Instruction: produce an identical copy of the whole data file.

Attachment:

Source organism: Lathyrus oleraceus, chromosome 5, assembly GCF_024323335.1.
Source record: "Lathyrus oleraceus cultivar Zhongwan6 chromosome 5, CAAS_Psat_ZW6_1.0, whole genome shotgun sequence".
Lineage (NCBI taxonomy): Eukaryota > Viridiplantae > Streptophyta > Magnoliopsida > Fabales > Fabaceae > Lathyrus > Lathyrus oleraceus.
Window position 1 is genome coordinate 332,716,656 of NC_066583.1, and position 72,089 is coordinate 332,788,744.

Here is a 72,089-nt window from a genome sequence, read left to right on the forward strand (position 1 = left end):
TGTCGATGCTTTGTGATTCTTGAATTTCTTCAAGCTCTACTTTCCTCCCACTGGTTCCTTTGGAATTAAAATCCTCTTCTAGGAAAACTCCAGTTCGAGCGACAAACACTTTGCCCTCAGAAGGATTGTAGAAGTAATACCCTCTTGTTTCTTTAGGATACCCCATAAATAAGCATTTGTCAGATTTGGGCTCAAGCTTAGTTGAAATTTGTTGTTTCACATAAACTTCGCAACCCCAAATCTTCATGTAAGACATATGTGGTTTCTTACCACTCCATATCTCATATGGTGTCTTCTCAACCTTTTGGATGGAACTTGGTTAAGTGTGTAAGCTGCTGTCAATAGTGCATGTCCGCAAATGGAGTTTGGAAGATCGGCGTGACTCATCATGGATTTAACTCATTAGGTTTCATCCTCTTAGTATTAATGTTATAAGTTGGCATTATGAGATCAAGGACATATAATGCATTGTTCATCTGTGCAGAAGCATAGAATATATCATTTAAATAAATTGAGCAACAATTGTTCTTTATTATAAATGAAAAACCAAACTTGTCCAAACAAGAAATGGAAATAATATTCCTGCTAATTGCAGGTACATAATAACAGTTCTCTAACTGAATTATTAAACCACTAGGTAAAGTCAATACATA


Source organism: Lathyrus oleraceus, chromosome 5, assembly GCF_024323335.1.
Source record: "Lathyrus oleraceus cultivar Zhongwan6 chromosome 5, CAAS_Psat_ZW6_1.0, whole genome shotgun sequence".
Lineage (NCBI taxonomy): Eukaryota > Viridiplantae > Streptophyta > Magnoliopsida > Fabales > Fabaceae > Lathyrus > Lathyrus oleraceus.
Window position 1 is genome coordinate 332,716,656 of NC_066583.1, and position 72,089 is coordinate 332,788,744.

Here is a 72,089-nt window from a genome sequence, read left to right on the forward strand (position 1 = left end):
TGTCGATGCTTTGTGATTCTTGAATTTCTTCAAGCTCTACTTTCCTCCCACTGGTTCCTTTGGAATTAAAATCCTCTTCTAGGAAAACTCCAGTTCGAGCGACAAACACTTTGCCCTCAGAAGGATTGTAGAAGTAATACCCTCTTGTTTCTTTAGGATACCCCATAAATAAGCATTTGTCAGATTTGGGCTCAAGCTTAGTTGAAATTTGTTGTTTCACATAAACTTCGCAACCCCAAATCTTCATGTAAGACATATGTGGTTTCTTACCACTCCATATCTCATATGGTGTCTTCTCAACCTTTTGGATGGAACTTGGTTAAGTGTGTAAGCTGCTGTCAATAGTGCATGTCCGCAAATGGAGTTTGGAAGATCGGCGTGACTCATCATGGATTTAACTCATTAGGTTTCATCCTCTTAGTATTAATGTTATAAGTTGGCATTATGAGATCAAGGACATATAATGCATTGTTCATCTGTGCAGAAGCATAGAATATATCATTTAAATAAATTGAGCAACAATTGTTCTTTATTATAAATGAAAAACCAAACTTGTCCAAACAAGAAATGGAAATAATATTCCTGCTAATTGCAGGTACATAATAACAGTTCTCTAACTGAATTATTAAACCACTAGGTAAAGTCAATACATA